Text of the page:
Written instructions cannot take the place of a good instructor. The art lies in the how, not in the what. The art lies in the doing of it, not in the knowing of it. Techniques are merely the necessary brushstrokes, dance steps or musical tones, the art is in how they are performed and used. Much aware repetition with a self-critical attitude will lead to it, a good teacher can shorten the journey, and written notes can provide directions to help keep you on the path, but you must make the steps.
For the beginning and intermediate student integrated breathing can be a very important factor in unifying the body’s efforts and coordinating it with the mental state. A properly performed exhale will unify and stabilize the body, concentrate the energy, and release tension:
The most productive exhaling is done with the lower abdomen (not with the chest), and is often performed against a feedback pressure provided by the throat and mouth: exhale as if you were yelling, not as if you were blowing out a candle. Exhaling with no resistance ends too quickly and does not pressurize the torso which is needed for generating power and receiving impacts. The central foundation provided by the activity of the lower abdomen is the crucial element in all motion and movement.
Exhale properly and the inhale will mainly take care of itself. After exhaling fully, if the body is allowed to relax the chest will naturally return to an uncompressed state which will result in ˝ an inhale. To finish filling the lungs requires a deliberate effort to fully expand the chest, but doing this is often not necessary.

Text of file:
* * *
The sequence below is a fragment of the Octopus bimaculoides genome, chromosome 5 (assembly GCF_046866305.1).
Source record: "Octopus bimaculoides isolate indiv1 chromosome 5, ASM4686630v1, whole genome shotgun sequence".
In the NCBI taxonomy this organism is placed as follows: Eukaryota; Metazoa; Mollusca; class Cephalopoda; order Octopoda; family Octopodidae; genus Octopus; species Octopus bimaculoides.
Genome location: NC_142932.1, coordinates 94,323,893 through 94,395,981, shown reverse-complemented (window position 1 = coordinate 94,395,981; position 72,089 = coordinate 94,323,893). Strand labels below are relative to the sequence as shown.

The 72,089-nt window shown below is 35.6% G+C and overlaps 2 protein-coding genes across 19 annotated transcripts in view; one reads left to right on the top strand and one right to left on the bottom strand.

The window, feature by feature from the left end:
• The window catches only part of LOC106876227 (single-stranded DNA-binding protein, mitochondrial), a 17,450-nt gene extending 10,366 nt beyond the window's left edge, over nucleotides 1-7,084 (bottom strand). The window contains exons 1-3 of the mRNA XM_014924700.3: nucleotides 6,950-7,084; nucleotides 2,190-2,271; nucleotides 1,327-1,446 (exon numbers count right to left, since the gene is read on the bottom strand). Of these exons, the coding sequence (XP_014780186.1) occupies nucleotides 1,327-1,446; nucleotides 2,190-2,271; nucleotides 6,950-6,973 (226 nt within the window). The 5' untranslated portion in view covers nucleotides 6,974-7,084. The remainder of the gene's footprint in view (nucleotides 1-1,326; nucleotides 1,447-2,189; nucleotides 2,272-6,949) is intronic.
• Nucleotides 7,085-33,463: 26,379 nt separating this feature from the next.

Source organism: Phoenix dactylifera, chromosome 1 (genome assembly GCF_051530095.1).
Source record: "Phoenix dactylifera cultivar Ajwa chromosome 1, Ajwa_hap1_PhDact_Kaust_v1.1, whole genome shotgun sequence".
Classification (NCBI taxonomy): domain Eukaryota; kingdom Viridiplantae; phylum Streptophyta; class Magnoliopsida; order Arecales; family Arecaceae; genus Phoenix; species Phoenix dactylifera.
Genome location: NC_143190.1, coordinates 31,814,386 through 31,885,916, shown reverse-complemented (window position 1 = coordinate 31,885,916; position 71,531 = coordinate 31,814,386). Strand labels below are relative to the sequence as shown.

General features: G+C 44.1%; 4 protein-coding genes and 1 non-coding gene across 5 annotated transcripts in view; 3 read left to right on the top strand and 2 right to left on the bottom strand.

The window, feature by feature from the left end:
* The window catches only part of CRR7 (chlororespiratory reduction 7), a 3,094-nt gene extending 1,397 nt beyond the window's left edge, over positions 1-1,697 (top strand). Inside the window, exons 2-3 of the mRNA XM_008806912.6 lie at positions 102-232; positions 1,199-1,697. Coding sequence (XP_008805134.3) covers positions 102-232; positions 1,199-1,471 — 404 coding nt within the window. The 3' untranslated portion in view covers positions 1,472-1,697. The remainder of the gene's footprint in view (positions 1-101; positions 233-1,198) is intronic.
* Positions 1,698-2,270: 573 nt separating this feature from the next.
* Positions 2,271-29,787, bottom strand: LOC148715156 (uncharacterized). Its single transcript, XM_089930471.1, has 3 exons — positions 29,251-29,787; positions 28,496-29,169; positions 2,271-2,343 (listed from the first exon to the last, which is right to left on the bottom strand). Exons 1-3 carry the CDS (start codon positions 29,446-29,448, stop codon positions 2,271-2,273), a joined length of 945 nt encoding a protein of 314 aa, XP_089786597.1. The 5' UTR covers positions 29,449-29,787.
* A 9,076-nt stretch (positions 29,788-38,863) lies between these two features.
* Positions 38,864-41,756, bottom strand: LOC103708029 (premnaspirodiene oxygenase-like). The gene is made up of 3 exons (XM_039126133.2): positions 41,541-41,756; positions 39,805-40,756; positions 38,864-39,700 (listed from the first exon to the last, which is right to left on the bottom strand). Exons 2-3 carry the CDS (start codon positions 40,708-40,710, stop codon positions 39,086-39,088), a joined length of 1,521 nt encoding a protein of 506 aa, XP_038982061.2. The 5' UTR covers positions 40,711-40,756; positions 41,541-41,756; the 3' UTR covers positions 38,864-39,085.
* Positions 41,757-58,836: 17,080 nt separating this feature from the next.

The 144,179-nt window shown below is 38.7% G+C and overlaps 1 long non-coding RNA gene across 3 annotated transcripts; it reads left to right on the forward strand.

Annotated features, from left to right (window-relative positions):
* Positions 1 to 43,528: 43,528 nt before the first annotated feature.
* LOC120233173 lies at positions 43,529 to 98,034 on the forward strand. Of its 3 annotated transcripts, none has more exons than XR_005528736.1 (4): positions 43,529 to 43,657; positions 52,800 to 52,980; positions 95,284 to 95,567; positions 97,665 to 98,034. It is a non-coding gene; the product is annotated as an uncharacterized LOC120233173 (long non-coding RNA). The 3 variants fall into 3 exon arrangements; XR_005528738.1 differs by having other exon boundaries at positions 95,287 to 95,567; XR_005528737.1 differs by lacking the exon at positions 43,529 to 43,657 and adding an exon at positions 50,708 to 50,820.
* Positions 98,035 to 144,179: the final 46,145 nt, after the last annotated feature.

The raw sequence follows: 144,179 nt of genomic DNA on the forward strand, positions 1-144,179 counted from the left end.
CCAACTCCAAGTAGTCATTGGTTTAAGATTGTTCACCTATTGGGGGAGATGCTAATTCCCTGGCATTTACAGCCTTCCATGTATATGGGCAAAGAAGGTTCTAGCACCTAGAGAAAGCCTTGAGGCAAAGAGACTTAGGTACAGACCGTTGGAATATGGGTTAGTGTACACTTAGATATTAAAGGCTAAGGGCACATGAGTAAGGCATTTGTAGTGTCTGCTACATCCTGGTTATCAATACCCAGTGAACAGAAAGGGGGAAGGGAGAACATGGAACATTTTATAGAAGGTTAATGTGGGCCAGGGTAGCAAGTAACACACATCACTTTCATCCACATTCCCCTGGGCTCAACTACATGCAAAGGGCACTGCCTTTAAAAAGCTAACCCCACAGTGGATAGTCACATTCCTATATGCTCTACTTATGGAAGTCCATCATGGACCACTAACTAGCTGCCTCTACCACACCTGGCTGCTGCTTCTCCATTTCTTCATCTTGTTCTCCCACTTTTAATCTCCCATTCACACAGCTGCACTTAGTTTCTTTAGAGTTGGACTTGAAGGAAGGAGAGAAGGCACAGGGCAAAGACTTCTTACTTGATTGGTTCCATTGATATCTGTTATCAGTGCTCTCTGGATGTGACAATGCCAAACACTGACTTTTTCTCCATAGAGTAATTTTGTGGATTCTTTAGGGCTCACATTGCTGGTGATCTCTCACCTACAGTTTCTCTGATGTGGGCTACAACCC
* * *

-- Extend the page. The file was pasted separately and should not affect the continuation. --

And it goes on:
It is not necessary to inhale for every technique in a sequence. In fact to do so will usually impede the flow of motion and power in the sequence. However, it is useful to exhale with every technique, but the exhale does not need to be complete. Proper breathing should assist and augment the activity and not get in the way of it.
Begin exhaling just before the movement is to start. Do not inhale up to some intermediate stage in the technique and then start exhaling to generate power. Using the entire motion to build power will naturally result in more power than using half the motion.
The exhale itself should accelerate and lead the acceleration of the technique.
Conscious and deliberate effort may be needed initially to retrain your breathing habits, but just as with kicking and punching, the more it is practiced the more it will become automatic and just as much a part of any technique as the appropriate posture and arm position is.
In basics and pattern practice, the head should begin turning in the direction of the next action before any other part of the body moves. This is done so that power can have as long a focus time as possible, and so that a habit is created of seeing first in order to know what is needed, rather than turning the body first with what might turn out be a vulnerable posture or an inappropriate technique. Seeing first will be the safer and more useful habit to have when the next move is not known, which is the usual situation in sparring and life. Practice seeing, not looking. Because seeing is noticing what is and looking means looking for something, when something different appears than what you are looking for, you will be surprised and slower in responding. Expecting one possibility makes you less prepared for other possibilities. Practice being prepared for what is.